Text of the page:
Remixing Education for the 21st Century
7.7.10 | Doug Sery sees the future of education cross his desk as senior acquisitions editor for the new media, game studies and design group at MIT Press.
When asked what innovation he’d like to see in the classroom, he said more remixing—the kind of creative experimentation young people do on their own by sampling music, splicing it into their own photos, or clipping excerpts from historical footage and adding it to a rap or spoken word.
Not exactly something you’d expect a traditional publisher to condone. But could it be a learning tool that engages kids where they’re at?
This Behind the Research looks more closely at remixing as a tool for learning and discovers some interesting experiments going on, in and out of the classroom:
- Darrell Johnson, a Chicago public school teacher, discusses how remixing engages students in ways that prepare them for the future and why remixing is not plagiarism.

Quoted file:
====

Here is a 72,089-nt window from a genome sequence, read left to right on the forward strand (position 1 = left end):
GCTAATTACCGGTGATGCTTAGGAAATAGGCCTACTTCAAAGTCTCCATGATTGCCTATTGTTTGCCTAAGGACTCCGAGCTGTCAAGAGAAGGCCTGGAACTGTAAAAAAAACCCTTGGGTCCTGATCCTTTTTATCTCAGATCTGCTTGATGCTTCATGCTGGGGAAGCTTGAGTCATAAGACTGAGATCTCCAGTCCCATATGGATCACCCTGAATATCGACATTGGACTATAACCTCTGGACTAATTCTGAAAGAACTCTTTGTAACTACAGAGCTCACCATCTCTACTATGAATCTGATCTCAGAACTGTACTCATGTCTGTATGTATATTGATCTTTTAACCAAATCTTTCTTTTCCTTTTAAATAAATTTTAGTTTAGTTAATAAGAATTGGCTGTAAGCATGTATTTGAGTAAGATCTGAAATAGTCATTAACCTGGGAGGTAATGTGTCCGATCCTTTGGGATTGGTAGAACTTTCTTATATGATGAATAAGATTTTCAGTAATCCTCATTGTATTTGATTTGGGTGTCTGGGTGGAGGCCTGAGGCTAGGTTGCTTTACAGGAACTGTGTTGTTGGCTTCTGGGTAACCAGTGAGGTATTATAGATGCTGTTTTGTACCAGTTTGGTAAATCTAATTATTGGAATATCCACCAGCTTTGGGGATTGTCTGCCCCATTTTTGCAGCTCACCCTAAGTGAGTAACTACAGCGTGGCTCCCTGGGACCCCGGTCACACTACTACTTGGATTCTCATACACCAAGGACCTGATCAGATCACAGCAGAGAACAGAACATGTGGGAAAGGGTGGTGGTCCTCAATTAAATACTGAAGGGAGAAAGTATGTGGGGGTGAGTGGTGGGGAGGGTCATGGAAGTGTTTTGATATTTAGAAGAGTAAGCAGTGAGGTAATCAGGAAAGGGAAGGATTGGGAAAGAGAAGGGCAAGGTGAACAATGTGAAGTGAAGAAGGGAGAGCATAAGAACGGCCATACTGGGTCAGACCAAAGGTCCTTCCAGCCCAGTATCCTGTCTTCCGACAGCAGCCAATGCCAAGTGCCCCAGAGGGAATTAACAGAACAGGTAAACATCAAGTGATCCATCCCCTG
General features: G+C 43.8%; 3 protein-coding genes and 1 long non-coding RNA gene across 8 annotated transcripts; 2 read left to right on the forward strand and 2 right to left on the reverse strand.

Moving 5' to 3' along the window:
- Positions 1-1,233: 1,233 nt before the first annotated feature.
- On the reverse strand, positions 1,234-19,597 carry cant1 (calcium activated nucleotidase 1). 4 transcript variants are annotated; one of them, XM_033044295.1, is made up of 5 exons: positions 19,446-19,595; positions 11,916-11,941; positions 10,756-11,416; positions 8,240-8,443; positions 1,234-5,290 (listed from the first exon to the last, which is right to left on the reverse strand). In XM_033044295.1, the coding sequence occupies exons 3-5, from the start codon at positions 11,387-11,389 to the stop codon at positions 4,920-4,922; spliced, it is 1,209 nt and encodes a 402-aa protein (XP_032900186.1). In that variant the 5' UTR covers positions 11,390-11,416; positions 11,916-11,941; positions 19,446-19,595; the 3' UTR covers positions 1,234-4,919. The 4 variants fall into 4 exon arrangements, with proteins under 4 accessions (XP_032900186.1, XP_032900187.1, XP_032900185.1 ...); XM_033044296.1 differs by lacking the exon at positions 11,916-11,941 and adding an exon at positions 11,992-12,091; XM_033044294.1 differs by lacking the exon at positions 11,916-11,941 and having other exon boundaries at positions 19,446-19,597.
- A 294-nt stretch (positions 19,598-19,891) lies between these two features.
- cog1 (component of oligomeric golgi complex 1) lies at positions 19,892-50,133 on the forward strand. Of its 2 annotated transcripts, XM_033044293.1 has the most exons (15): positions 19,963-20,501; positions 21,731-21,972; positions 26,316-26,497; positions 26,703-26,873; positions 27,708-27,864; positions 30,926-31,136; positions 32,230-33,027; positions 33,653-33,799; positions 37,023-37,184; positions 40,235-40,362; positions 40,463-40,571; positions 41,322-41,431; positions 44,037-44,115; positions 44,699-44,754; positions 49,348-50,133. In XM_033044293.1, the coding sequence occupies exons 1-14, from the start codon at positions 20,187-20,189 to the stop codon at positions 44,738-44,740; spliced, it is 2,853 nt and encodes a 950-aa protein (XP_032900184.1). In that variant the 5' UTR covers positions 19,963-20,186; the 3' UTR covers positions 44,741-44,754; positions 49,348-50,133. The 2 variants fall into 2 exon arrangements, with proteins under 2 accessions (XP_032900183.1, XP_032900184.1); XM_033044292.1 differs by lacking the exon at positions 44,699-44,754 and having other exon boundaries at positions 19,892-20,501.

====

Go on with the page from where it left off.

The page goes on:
- Watch examples of remix projects from Chicago students at Carter G. Woodson Middle School and the YOUMedia after school program.
- Since remixing inevitably raises the issue of copyright, intellectual property attorney Jaime Wolf discusses the intractability of current copyright law, and Joi Ito, CEO of Creative Commons, forges a “third way” for future copyright.
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